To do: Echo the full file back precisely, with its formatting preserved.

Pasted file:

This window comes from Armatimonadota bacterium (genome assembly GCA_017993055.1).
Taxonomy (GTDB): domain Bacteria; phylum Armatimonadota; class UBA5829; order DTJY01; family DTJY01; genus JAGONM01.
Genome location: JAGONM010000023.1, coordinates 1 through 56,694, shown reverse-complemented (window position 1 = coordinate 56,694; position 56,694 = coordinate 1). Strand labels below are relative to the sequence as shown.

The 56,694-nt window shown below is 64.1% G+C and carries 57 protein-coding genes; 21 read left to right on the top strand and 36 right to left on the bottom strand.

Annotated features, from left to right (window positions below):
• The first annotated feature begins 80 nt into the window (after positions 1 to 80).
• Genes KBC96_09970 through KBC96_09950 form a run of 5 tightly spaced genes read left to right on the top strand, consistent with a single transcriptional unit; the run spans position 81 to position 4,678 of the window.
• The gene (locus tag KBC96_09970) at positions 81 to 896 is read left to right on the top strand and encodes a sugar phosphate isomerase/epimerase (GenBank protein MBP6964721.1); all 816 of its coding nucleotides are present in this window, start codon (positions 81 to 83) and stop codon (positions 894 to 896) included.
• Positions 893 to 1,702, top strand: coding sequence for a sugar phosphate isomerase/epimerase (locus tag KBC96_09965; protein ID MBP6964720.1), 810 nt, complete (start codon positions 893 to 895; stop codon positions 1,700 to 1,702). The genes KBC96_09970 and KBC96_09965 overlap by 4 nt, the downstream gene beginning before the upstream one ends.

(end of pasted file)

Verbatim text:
This window comes from Armatimonadota bacterium (genome assembly GCA_017993055.1).
Taxonomy (GTDB): domain Bacteria; phylum Armatimonadota; class UBA5829; order DTJY01; family DTJY01; genus JAGONM01.
Genome location: JAGONM010000023.1, coordinates 1 through 56,694, shown reverse-complemented (window position 1 = coordinate 56,694; position 56,694 = coordinate 1). Strand labels below are relative to the sequence as shown.

The 56,694-nt window shown below is 64.1% G+C and carries 57 protein-coding genes; 21 read left to right on the top strand and 36 right to left on the bottom strand.

Annotated features, from left to right (window positions below):
• The first annotated feature begins 80 nt into the window (after positions 1 to 80).
• Genes KBC96_09970 through KBC96_09950 form a run of 5 tightly spaced genes read left to right on the top strand, consistent with a single transcriptional unit; the run spans position 81 to position 4,678 of the window.
• The gene (locus tag KBC96_09970) at positions 81 to 896 is read left to right on the top strand and encodes a sugar phosphate isomerase/epimerase (GenBank protein MBP6964721.1); all 816 of its coding nucleotides are present in this window, start codon (positions 81 to 83) and stop codon (positions 894 to 896) included.
• Positions 893 to 1,702, top strand: coding sequence for a sugar phosphate isomerase/epimerase (locus tag KBC96_09965; protein ID MBP6964720.1), 810 nt, complete (start codon positions 893 to 895; stop codon positions 1,700 to 1,702). The genes KBC96_09970 and KBC96_09965 overlap by 4 nt, the downstream gene beginning before the upstream one ends.